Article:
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Diane Hill seriously burned pouring petrol in kitchen

  • 3-30-2012

A woman suffered 40% burns when petrol ignited as she was decanting it in her kitchen in York with the cooker on.

Diane Hill, 46, was pouring petrol into a glass jug at her home in Moorgate, Acomb, on Thursday evening after her daughter's car ran out of fuel.

She was "critical but stable" at Pinderfields Hospital in Wakefield.

A fire service spokesman said: "Her daughter asked her mum for petrol because she had run out. The cooker was on and the fumes ignited."

The accident came two days after government minister Francis Maude suggested that motorists take the "sensible precaution" of filling up jerry cans and keeping them in the garage.

It has prompted the Fire Brigades Union (FBU) to ask the government to make an urgent public safety announcement highlighting the dangers of petrol in the home.

Cameron's sympathies

FBU general secretary Matt Wrack said: "The public do not understand the extreme dangers posed by petrol handling or storage and they must be advised as a matter of urgency.

"Government needs to issue urgent professionally-based advice to warn the public before we have another incident, perhaps with far worse consequences."

Prime Minister David Cameron said: "Well this is obviously a desperate incident and a terrible thing that has happened to this woman and my heart goes out to her and her family."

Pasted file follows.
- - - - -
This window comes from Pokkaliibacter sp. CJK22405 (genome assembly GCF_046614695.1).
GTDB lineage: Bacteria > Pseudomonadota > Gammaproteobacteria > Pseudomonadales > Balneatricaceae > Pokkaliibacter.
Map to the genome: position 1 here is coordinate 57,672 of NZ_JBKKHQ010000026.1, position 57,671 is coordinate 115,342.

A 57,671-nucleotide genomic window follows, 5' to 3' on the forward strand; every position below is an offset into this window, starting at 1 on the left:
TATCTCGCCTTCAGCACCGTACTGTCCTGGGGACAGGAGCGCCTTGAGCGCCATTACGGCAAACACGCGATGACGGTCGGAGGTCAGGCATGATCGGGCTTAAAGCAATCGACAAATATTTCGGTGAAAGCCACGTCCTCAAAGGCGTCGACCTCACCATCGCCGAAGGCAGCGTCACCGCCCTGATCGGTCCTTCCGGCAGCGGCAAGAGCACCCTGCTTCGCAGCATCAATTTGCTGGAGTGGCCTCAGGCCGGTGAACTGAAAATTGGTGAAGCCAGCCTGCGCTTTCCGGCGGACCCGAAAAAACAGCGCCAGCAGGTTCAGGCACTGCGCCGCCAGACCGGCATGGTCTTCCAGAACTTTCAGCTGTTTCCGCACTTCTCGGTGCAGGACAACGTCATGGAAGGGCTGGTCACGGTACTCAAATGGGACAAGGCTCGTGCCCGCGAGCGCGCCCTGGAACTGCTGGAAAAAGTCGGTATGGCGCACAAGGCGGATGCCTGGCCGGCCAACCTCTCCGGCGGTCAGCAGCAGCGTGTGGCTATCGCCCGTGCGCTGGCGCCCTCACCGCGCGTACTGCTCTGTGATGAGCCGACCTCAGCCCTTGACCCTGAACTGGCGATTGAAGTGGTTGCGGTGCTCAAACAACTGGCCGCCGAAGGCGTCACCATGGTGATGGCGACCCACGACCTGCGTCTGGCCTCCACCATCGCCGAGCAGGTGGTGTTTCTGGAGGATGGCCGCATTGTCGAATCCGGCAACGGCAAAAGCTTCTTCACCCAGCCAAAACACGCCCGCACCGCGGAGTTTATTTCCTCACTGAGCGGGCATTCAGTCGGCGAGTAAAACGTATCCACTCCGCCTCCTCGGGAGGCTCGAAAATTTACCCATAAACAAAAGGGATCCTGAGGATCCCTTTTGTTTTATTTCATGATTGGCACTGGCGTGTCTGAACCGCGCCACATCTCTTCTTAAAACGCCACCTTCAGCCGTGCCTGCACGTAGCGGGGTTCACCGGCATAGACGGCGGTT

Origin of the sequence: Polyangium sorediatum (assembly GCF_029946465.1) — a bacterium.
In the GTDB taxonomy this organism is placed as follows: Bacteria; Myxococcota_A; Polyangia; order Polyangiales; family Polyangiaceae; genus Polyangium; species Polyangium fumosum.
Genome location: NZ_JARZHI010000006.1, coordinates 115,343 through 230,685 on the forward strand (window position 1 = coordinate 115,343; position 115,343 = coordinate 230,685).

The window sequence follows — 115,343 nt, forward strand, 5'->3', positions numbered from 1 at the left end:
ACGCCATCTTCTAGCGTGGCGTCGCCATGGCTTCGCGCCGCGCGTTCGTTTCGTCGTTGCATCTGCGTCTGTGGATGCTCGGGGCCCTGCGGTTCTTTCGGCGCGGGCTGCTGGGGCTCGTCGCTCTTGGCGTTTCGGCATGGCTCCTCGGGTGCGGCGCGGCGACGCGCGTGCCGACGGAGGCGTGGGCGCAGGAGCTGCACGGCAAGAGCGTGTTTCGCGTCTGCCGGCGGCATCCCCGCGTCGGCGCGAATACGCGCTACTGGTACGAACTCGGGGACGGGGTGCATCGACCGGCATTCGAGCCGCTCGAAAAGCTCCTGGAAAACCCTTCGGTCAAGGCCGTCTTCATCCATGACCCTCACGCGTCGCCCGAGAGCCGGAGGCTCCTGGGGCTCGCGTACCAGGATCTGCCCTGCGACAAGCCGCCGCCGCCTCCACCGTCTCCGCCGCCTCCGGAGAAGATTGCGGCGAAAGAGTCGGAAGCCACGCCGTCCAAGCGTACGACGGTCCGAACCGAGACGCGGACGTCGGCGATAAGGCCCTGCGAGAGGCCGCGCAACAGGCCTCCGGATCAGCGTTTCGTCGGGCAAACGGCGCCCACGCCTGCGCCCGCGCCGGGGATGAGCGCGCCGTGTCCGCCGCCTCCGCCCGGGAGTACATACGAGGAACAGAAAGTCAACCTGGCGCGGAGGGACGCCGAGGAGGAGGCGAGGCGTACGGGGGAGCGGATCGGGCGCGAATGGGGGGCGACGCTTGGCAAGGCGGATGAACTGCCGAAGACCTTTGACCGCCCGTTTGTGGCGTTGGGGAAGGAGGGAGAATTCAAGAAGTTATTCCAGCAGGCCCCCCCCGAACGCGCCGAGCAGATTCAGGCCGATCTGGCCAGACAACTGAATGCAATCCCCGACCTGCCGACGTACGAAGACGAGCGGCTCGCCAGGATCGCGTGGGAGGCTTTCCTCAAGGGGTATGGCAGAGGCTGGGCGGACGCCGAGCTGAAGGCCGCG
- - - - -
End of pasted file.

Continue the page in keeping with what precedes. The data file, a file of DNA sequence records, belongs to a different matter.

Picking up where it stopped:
Fire station manager Lee Smith, whose Acomb crew attended the fire shortly after 18:00 BST on Thursday, said: "The people were cooking their tea and dispensing petrol from a container to a glass jug.

"The vapour then ignited, the jug was then spilt which obviously ignited as well and the person involved in the decanting was consumed by the flames.

"Her daughter phoned 999 and was obviously extremely distressed."

The woman, who suffered 40% burns to her whole body, was treated by ambulance personnel in her kitchen before being taken to Pinderfields.

Two firefighters wearing breathing apparatus extinguished the fire in the kitchen and removed the remaining petrol.

A North Yorkshire Fire Service spokesman said: "Members of the public should take extreme care when handling and storing petrol and be aware of the risks associated with incorrect use and storage of fuel.

"Never bring petrol inside your home. If you do smell petrol fumes in a garage or outbuilding ventilate the area and make sure nobody smokes or turns electrical switches on or off.

"The slightest spark could cause an explosion."

It is not known if the woman had been storing petrol in advance of the threat of industrial action by tanker drivers but news of the dispute was followed by Mr Maude advising motorists to fill up jerry cans in case of a strike.

This was subsequently clarified by Transport Minister Mike Penning who said jerry cans could store 20 litres, more than the amount advised for safe home storage.

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Reproduced under licence from BBC News © 2012 BBC


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